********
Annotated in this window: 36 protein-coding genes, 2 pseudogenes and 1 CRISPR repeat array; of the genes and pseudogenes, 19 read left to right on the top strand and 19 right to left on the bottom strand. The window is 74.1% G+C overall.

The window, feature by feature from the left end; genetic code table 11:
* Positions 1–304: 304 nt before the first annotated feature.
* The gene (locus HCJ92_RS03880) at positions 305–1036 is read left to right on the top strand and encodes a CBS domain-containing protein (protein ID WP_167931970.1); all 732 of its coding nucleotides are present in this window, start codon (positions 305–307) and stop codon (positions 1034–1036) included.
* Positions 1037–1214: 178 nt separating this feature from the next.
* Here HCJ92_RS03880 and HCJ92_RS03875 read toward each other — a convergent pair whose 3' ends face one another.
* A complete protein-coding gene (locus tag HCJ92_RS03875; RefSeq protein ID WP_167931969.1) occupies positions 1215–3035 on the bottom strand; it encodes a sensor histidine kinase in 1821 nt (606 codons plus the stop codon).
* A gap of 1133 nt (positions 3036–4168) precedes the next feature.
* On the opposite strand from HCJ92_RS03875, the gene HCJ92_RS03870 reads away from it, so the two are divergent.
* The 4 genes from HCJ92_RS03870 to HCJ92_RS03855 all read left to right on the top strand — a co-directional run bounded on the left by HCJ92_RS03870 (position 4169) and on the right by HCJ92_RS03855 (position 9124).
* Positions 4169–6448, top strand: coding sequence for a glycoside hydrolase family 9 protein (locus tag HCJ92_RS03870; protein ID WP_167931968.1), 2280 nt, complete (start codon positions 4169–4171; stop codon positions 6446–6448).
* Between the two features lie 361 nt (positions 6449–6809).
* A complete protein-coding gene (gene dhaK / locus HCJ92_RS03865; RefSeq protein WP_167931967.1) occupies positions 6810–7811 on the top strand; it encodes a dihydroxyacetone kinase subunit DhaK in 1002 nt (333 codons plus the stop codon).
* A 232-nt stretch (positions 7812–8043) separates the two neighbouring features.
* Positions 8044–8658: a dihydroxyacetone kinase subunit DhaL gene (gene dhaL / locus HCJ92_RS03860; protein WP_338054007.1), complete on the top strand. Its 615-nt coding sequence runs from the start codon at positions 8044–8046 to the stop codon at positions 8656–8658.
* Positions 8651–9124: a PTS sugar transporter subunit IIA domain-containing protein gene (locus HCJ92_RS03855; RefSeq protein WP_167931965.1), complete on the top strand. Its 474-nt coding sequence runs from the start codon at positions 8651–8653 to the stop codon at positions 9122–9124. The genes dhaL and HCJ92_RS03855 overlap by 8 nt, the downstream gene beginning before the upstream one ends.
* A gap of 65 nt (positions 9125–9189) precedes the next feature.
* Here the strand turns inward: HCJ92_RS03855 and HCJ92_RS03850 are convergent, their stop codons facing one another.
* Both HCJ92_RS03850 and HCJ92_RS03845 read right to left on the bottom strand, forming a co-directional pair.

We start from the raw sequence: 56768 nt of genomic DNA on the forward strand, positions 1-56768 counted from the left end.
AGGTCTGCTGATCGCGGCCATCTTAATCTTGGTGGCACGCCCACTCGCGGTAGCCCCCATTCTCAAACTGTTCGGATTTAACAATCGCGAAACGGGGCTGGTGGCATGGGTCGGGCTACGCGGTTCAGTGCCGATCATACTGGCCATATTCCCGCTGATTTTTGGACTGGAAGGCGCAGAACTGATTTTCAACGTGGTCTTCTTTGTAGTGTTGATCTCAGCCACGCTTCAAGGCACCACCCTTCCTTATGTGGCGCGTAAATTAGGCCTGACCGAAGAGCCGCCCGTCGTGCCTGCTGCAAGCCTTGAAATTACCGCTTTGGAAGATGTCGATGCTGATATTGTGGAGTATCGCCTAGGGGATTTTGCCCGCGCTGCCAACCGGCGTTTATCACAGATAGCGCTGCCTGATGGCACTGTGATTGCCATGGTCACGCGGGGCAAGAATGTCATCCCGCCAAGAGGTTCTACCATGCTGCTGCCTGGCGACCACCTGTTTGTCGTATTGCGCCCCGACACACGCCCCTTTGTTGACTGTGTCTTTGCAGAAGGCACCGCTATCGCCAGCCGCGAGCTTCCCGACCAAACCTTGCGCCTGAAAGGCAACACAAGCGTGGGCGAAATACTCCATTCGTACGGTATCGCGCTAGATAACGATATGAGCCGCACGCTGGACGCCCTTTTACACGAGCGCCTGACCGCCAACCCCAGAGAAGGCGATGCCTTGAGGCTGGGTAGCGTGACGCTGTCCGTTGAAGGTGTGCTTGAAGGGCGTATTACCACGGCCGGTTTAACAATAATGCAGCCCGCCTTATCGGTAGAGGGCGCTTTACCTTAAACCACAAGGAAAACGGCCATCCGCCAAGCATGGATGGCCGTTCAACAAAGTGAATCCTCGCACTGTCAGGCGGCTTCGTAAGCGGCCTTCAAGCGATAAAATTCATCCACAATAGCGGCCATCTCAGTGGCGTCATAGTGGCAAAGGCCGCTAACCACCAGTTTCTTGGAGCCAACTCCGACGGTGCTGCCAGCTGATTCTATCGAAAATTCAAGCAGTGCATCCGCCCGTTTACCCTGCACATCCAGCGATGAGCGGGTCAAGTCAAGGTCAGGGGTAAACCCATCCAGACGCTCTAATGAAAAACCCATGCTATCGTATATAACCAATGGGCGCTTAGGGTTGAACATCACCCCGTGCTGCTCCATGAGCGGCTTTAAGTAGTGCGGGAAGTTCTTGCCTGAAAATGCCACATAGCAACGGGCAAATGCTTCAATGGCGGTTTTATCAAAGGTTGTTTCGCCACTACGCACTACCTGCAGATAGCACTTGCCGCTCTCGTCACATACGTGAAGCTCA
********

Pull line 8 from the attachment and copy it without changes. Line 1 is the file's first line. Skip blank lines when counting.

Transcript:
* A gap of 1133 nt (positions 3036–4168) precedes the next feature.